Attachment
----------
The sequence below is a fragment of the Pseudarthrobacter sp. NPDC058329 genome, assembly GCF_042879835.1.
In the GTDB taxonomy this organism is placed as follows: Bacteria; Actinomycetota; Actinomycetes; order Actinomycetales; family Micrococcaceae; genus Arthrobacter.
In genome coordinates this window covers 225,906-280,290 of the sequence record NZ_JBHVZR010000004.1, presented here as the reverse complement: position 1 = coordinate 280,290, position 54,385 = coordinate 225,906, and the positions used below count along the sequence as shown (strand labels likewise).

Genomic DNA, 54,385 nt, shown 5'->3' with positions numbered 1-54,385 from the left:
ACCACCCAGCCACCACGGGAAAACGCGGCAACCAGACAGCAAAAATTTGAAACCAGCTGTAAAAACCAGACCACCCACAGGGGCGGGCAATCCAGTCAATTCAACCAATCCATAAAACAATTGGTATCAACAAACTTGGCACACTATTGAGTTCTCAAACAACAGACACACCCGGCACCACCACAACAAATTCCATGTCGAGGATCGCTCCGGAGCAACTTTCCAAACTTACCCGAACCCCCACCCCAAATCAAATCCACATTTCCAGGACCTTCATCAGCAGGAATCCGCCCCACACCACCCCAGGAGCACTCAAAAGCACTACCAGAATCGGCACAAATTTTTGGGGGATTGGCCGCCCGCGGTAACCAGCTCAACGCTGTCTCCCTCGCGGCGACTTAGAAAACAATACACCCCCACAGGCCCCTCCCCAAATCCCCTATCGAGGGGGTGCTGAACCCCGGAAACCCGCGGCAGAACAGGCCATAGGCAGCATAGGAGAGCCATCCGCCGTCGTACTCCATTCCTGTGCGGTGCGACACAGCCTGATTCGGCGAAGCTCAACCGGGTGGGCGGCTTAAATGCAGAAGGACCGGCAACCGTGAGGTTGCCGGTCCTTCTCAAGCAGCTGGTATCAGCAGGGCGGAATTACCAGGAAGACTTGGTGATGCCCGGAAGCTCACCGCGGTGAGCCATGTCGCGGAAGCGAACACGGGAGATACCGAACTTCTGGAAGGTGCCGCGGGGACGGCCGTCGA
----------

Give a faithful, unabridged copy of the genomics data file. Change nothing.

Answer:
The sequence below is a fragment of the Pseudarthrobacter sp. NPDC058329 genome, assembly GCF_042879835.1.
In the GTDB taxonomy this organism is placed as follows: Bacteria; Actinomycetota; Actinomycetes; order Actinomycetales; family Micrococcaceae; genus Arthrobacter.
In genome coordinates this window covers 225,906-280,290 of the sequence record NZ_JBHVZR010000004.1, presented here as the reverse complement: position 1 = coordinate 280,290, position 54,385 = coordinate 225,906, and the positions used below count along the sequence as shown (strand labels likewise).

Genomic DNA, 54,385 nt, shown 5'->3' with positions numbered 1-54,385 from the left:
ACCACCCAGCCACCACGGGAAAACGCGGCAACCAGACAGCAAAAATTTGAAACCAGCTGTAAAAACCAGACCACCCACAGGGGCGGGCAATCCAGTCAATTCAACCAATCCATAAAACAATTGGTATCAACAAACTTGGCACACTATTGAGTTCTCAAACAACAGACACACCCGGCACCACCACAACAAATTCCATGTCGAGGATCGCTCCGGAGCAACTTTCCAAACTTACCCGAACCCCCACCCCAAATCAAATCCACATTTCCAGGACCTTCATCAGCAGGAATCCGCCCCACACCACCCCAGGAGCACTCAAAAGCACTACCAGAATCGGCACAAATTTTTGGGGGATTGGCCGCCCGCGGTAACCAGCTCAACGCTGTCTCCCTCGCGGCGACTTAGAAAACAATACACCCCCACAGGCCCCTCCCCAAATCCCCTATCGAGGGGGTGCTGAACCCCGGAAACCCGCGGCAGAACAGGCCATAGGCAGCATAGGAGAGCCATCCGCCGTCGTACTCCATTCCTGTGCGGTGCGACACAGCCTGATTCGGCGAAGCTCAACCGGGTGGGCGGCTTAAATGCAGAAGGACCGGCAACCGTGAGGTTGCCGGTCCTTCTCAAGCAGCTGGTATCAGCAGGGCGGAATTACCAGGAAGACTTGGTGATGCCCGGAAGCTCACCGCGGTGAGCCATGTCGCGGAAGCGAACACGGGAGATACCGAACTTCTGGAAGGTGCCGCGGGGACGGCCGTCGA